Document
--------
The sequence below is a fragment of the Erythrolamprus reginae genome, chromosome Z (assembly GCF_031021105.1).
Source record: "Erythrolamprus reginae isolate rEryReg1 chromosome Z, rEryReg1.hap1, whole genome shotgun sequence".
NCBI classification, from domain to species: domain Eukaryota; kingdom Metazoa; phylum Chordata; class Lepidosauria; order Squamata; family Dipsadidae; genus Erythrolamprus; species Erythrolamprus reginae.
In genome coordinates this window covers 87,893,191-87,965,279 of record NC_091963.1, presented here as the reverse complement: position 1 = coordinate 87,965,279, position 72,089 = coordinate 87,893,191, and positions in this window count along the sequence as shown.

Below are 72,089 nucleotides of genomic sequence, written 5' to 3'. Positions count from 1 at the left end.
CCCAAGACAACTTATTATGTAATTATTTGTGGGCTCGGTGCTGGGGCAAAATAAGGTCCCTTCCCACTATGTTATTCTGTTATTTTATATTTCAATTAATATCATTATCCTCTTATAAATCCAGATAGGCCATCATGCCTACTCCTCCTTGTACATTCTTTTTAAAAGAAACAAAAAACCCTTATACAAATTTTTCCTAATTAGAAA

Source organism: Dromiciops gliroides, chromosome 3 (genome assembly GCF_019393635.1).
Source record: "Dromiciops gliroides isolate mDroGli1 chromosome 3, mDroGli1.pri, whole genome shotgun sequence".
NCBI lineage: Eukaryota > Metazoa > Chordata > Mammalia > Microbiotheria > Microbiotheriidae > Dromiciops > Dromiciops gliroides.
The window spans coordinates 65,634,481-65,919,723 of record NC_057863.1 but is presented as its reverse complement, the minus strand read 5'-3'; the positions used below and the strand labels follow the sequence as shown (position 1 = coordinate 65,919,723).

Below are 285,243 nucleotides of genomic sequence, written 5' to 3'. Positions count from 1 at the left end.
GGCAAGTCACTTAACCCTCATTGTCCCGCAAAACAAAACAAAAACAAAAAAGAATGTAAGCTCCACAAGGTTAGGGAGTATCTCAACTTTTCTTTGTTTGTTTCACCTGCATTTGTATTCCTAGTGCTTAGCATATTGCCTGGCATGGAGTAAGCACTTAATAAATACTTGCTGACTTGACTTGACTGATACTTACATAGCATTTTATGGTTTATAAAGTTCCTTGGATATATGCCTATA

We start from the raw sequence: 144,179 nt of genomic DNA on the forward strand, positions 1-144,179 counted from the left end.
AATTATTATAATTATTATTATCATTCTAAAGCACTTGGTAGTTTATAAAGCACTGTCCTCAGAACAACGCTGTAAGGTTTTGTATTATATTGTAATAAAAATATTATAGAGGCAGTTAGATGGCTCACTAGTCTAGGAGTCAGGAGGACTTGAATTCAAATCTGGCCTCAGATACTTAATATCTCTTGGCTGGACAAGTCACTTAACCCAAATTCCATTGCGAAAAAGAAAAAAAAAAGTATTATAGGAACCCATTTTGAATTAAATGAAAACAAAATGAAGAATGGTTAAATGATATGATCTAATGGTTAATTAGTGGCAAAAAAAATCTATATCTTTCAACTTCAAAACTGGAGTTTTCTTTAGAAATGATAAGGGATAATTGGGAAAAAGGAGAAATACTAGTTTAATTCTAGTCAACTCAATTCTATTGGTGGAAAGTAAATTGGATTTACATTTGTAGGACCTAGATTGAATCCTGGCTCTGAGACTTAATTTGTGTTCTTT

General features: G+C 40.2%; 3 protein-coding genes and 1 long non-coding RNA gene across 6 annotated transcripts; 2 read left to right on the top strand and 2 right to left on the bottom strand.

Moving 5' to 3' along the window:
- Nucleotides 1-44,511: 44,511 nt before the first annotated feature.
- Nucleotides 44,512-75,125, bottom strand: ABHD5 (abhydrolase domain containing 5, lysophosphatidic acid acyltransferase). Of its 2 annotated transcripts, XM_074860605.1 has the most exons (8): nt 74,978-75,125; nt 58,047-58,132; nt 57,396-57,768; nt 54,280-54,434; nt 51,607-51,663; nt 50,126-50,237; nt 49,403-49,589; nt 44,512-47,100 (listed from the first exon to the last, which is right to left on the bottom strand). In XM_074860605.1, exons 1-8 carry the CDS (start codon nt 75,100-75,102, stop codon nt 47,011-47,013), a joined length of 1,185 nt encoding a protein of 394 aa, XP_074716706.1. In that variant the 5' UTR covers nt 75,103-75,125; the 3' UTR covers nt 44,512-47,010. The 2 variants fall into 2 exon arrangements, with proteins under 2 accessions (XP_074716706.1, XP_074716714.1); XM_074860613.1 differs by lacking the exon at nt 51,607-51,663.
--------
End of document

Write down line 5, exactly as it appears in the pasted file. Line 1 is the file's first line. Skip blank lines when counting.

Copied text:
Below are 72,089 nucleotides of genomic sequence, written 5' to 3'. Positions count from 1 at the left end.